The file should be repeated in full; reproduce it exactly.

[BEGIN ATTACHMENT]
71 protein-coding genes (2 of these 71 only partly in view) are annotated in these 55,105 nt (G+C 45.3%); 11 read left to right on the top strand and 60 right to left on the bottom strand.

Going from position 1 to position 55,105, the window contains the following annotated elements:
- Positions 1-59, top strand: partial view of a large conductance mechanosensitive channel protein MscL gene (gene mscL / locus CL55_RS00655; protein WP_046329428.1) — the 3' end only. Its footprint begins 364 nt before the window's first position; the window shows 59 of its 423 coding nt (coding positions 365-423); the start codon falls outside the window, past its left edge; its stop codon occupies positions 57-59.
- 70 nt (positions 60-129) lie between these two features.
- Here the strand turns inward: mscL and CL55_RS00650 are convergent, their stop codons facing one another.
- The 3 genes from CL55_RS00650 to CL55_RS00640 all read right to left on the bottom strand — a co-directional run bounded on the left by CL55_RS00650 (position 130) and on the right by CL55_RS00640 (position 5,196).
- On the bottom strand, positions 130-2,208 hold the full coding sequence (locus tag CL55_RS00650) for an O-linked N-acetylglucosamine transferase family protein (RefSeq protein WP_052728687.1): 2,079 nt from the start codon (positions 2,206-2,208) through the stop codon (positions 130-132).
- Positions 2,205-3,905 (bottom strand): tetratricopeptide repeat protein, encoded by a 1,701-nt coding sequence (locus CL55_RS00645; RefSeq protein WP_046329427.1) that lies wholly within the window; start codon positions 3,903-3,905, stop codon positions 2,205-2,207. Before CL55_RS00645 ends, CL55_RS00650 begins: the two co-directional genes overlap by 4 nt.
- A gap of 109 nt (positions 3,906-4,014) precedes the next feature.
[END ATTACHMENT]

71 protein-coding genes (2 of these 71 only partly in view) are annotated in these 55,105 nt (G+C 45.3%); 11 read left to right on the top strand and 60 right to left on the bottom strand.

Going from position 1 to position 55,105, the window contains the following annotated elements:
- Positions 1-59, top strand: partial view of a large conductance mechanosensitive channel protein MscL gene (gene mscL / locus CL55_RS00655; protein WP_046329428.1) — the 3' end only. Its footprint begins 364 nt before the window's first position; the window shows 59 of its 423 coding nt (coding positions 365-423); the start codon falls outside the window, past its left edge; its stop codon occupies positions 57-59.
- 70 nt (positions 60-129) lie between these two features.
- Here the strand turns inward: mscL and CL55_RS00650 are convergent, their stop codons facing one another.
- The 3 genes from CL55_RS00650 to CL55_RS00640 all read right to left on the bottom strand — a co-directional run bounded on the left by CL55_RS00650 (position 130) and on the right by CL55_RS00640 (position 5,196).
- On the bottom strand, positions 130-2,208 hold the full coding sequence (locus tag CL55_RS00650) for an O-linked N-acetylglucosamine transferase family protein (RefSeq protein WP_052728687.1): 2,079 nt from the start codon (positions 2,206-2,208) through the stop codon (positions 130-132).
- Positions 2,205-3,905 (bottom strand): tetratricopeptide repeat protein, encoded by a 1,701-nt coding sequence (locus CL55_RS00645; RefSeq protein WP_046329427.1) that lies wholly within the window; start codon positions 3,903-3,905, stop codon positions 2,205-2,207. Before CL55_RS00645 ends, CL55_RS00650 begins: the two co-directional genes overlap by 4 nt.
- A gap of 109 nt (positions 3,906-4,014) precedes the next feature.